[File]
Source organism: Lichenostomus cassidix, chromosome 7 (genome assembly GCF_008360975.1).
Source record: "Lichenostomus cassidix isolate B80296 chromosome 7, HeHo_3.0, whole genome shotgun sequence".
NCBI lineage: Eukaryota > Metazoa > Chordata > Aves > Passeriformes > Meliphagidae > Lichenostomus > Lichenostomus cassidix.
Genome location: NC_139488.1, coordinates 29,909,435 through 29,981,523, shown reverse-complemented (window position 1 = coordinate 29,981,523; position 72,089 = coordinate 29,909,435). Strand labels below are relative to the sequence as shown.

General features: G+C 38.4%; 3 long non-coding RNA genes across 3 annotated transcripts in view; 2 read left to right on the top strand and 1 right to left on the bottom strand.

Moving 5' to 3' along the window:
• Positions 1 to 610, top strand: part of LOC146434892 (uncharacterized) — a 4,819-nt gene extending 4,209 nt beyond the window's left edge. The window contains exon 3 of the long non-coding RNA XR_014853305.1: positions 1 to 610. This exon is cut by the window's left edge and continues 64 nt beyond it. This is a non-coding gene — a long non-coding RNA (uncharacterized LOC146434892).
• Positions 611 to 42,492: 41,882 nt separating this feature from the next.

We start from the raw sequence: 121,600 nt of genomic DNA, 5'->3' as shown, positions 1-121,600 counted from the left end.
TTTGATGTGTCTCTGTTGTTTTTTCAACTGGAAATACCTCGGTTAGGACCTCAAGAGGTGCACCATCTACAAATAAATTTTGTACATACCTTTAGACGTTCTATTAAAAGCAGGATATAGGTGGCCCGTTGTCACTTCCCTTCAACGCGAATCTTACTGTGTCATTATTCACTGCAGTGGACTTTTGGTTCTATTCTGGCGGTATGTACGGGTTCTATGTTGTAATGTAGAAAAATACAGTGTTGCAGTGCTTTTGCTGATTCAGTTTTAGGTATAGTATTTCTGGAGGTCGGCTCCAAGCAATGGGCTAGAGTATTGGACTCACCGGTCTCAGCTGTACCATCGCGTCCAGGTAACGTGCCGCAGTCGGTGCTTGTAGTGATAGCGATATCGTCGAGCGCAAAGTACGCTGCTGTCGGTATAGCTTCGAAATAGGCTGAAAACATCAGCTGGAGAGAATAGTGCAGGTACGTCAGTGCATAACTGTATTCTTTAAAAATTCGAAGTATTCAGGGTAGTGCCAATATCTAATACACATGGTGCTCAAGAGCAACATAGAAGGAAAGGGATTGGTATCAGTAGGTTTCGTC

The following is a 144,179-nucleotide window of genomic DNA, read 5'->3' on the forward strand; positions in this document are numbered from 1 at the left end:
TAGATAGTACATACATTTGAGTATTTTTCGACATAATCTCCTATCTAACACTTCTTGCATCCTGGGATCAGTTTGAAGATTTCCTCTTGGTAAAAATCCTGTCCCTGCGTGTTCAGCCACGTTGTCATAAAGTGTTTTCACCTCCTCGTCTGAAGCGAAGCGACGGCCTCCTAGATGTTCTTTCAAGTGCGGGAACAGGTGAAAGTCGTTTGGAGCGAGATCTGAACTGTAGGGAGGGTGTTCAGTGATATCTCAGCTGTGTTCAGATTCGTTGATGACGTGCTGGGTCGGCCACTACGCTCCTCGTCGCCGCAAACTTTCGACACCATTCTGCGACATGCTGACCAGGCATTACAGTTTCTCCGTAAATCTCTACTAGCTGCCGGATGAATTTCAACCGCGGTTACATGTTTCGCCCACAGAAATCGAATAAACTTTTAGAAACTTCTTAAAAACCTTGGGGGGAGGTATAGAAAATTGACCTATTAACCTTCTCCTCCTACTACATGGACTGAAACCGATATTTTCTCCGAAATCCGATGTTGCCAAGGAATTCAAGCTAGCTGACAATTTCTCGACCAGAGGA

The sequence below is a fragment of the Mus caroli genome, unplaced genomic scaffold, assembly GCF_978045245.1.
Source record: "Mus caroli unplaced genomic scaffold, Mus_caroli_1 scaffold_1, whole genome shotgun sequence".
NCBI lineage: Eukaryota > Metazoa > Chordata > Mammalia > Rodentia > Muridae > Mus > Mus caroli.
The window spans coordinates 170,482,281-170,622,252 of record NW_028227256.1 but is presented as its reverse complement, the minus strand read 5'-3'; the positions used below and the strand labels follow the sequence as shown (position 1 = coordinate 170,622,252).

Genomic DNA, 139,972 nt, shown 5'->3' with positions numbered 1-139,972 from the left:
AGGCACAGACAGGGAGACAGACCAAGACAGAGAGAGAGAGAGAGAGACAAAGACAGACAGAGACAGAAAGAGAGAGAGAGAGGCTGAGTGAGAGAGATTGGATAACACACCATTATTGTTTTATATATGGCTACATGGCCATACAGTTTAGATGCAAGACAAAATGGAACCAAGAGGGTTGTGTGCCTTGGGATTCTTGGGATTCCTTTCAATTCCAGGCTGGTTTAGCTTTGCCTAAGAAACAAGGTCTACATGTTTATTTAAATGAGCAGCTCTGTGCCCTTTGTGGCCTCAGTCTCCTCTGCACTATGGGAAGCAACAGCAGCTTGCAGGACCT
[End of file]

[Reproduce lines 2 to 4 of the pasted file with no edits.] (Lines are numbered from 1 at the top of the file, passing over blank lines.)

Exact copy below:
Source record: "Lichenostomus cassidix isolate B80296 chromosome 7, HeHo_3.0, whole genome shotgun sequence".
NCBI lineage: Eukaryota > Metazoa > Chordata > Aves > Passeriformes > Meliphagidae > Lichenostomus > Lichenostomus cassidix.
Genome location: NC_139488.1, coordinates 29,909,435 through 29,981,523, shown reverse-complemented (window position 1 = coordinate 29,981,523; position 72,089 = coordinate 29,909,435). Strand labels below are relative to the sequence as shown.